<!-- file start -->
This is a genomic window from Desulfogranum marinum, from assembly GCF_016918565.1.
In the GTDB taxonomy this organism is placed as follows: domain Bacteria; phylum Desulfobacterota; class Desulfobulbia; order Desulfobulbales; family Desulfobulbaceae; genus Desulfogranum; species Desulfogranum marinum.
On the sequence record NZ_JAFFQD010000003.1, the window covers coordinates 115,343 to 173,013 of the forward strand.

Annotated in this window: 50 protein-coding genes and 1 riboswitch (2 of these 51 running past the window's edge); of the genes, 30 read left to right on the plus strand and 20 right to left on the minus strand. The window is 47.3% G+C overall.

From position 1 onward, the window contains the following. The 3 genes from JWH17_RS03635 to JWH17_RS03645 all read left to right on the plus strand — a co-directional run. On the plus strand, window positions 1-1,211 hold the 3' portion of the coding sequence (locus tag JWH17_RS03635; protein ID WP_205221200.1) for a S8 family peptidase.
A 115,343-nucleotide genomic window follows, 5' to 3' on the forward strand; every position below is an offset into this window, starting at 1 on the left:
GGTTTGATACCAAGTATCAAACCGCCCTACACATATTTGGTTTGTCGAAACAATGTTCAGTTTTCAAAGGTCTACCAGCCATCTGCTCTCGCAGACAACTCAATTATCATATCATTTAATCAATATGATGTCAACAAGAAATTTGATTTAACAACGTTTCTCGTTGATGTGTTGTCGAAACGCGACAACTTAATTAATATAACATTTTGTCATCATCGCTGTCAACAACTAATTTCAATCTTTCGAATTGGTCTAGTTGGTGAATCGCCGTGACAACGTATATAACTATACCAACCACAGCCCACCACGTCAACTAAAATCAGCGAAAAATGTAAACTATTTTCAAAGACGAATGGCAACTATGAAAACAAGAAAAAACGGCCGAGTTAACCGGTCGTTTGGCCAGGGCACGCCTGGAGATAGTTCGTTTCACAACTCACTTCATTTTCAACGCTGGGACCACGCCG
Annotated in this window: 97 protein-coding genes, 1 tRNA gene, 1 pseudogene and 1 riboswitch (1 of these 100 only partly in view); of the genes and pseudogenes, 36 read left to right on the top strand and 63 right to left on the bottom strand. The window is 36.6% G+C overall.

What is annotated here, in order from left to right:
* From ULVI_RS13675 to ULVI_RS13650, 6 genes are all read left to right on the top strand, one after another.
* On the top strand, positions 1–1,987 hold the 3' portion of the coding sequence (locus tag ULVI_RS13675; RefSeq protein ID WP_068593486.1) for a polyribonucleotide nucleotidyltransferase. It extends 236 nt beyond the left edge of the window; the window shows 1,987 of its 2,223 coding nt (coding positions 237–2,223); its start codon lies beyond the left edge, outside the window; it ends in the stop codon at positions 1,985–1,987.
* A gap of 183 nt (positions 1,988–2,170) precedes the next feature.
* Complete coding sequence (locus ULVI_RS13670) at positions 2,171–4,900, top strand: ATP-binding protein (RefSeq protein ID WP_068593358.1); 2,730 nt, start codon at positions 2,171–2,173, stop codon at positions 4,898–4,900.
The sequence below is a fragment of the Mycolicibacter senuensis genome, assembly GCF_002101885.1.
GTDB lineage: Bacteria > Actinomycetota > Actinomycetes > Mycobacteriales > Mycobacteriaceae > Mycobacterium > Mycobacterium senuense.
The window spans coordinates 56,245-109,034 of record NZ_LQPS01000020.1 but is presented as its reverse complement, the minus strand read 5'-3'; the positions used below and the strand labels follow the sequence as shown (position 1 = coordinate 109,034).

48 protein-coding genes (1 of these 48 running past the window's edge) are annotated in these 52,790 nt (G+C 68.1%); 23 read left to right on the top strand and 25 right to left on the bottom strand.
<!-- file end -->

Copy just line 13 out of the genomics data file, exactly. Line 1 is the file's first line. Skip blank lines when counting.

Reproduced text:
* Complete coding sequence (locus ULVI_RS13670) at positions 2,171–4,900, top strand: ATP-binding protein (RefSeq protein ID WP_068593358.1); 2,730 nt, start codon at positions 2,171–2,173, stop codon at positions 4,898–4,900.